4 rinderpest, contributing to the eradication of this infectious viral disease of cattle, buffalo, yak and numerous wildlife species that has caused devastating effects throughout history. This is only the second time that a disease has been eradicated worldwide, following smallpox in humans. However, it must be underlined that no biotechnology or biotechnology product is a silver bullet that can ensure success on its own. The ability of agricultural biotechnologies to help smallholder farmers also depends on a range of other factors such as government policies and access of the farmers to extension services, agricultural inputs, credit and markets. 9. Can agricultural biotechnologies benefit biodiversity? A number of agricultural biotechnologies can help to characterize, conserve and utilize crop, animal, forestry, aquatic and microbial genetic resources and they are being used for this purpose in both developed and developing countries. Characterization is needed to identify and prioritize genetic resources for food and agriculture to be conserved. In addition to features such as their phenotypes, population size and geographical distribution, genetic resources can be characterized using biotechnologies such as molecular markers that reveal differences at the DNA level that are not influenced by the environment. Agricultural biodiversity can be conserved using biotechnologies such as cryopreservation (i.e. that preserve genetic material, such as seeds, sperm or embryos, at ultra-low temperatures) and in vitro slow growth storage (where sterile tissue/plantlets of crops or trees are grown on nutrient gels). Genetic resources are the raw material for agricultural development and their sustainable use is crucial for global food security. Biotechnologies are increasingly being utilized to enhance genetic resources, such as by the use of immunological and molecular methods for pathogen screening and disease diagnostics to improve plant and animal disease control or the use of micropropagation, the laboratory practice of rapidly multiplying disease-free stock plant material to produce a large number of progeny plants using plant tissue culture methods. 10. What is ABDC-10? ABDC-10 is the acronym for the FAO international technical conference on "Agricultural biotechnologies in developing countries: Options and opportunities in crops, forestry, livestock, fisheries and agro-industry to face the challenges of food insecurity and climate change" (ABDC-10, which took place in Guadalajara, Mexico on 1-4 March The conference was hosted by the Government of Mexico and co-sponsored by the International Fund for Agricultural Development (IFAD). The Consultative Group on International Agricultural Research (CGIAR), the Global Forum on Agricultural Research (GFAR), the International Centre for Genetic Engineering and Biotechnology (ICGEB) and the World Bank were major partners in this initiative. A major objective of the Conference was to take stock of the application of biotechnologies across the different food and agricultural sectors in developing countries, in order to learn from the past and to identify options for the future to face the challenges of food insecurity, climate change and natural resource degradation. The Conference was attended by about 300 policy-makers, scientists and representatives of intergovernmental and international non-governmental organizations, including delegations from 42 FAO member countries. A key feature of ABDC-10 was the involvement of a broad range of different stakeholders, including several intergovernmental and non-governmental organizations and regional fora, which organized and supported a comprehensive series of parallel sessions that were sectorspecific, regional or of cross-sectoral interest. 11. What were the main conclusions of ABDC-10? At the end of the conference, the Member States reached a number of key conclusions. They acknowledged that agricultural biotechnologies can help to alleviate hunger and poverty, assist in 4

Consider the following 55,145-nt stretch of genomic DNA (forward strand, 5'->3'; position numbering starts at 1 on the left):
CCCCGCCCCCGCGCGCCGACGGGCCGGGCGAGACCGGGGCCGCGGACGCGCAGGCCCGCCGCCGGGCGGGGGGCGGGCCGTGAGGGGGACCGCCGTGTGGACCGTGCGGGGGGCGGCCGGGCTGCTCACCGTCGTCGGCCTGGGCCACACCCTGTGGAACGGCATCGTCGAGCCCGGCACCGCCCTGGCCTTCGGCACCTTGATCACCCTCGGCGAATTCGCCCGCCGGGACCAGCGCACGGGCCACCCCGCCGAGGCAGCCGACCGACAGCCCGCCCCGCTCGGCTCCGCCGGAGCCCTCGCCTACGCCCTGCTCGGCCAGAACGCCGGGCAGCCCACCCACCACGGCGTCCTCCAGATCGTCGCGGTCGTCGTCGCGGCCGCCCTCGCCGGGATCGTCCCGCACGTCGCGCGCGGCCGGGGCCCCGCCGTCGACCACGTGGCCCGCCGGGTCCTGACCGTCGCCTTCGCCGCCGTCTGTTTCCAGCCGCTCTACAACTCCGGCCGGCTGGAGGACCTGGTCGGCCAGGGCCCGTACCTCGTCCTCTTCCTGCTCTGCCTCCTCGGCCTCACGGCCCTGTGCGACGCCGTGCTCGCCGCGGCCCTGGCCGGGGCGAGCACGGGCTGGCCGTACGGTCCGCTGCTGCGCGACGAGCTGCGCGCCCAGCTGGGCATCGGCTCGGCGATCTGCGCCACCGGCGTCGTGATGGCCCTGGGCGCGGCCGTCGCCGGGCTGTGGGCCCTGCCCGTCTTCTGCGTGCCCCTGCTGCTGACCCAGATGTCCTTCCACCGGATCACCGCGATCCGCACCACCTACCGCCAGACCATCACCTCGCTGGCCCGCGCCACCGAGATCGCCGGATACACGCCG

5 adaptation to climate change and maintain the natural resource base; that agricultural biotechnologies have not been widely used in many developing countries, and have not sufficiently benefited smallholder farmers and producers and consumers; and that more research & development should be focused on the needs of smallholder farmers and producers. They also acknowledged that governments need to develop their own national vision and policy for the role of biotechnologies; that effective communication and participation strategies with the public are necessary; and that stronger partnerships among and within countries will facilitate the development and use of biotechnologies. The Member States also agreed that effective and enabling national biotechnology policies and regulatory frameworks can facilitate the development and use of appropriate biotechnologies in developing countries and that developing countries should significantly increase investments in capacity building and the development and use of biotechnologies to support, in particular, smallholders, producers and small biotechnology based enterprises. Finally, the countries also agreed that FAO and other relevant international organizations and donors should significantly increase their efforts to support the strengthening of national capacities in the development and appropriate use of pro-poor agricultural biotechnologies. July 2011 For more information, see Copyright FAO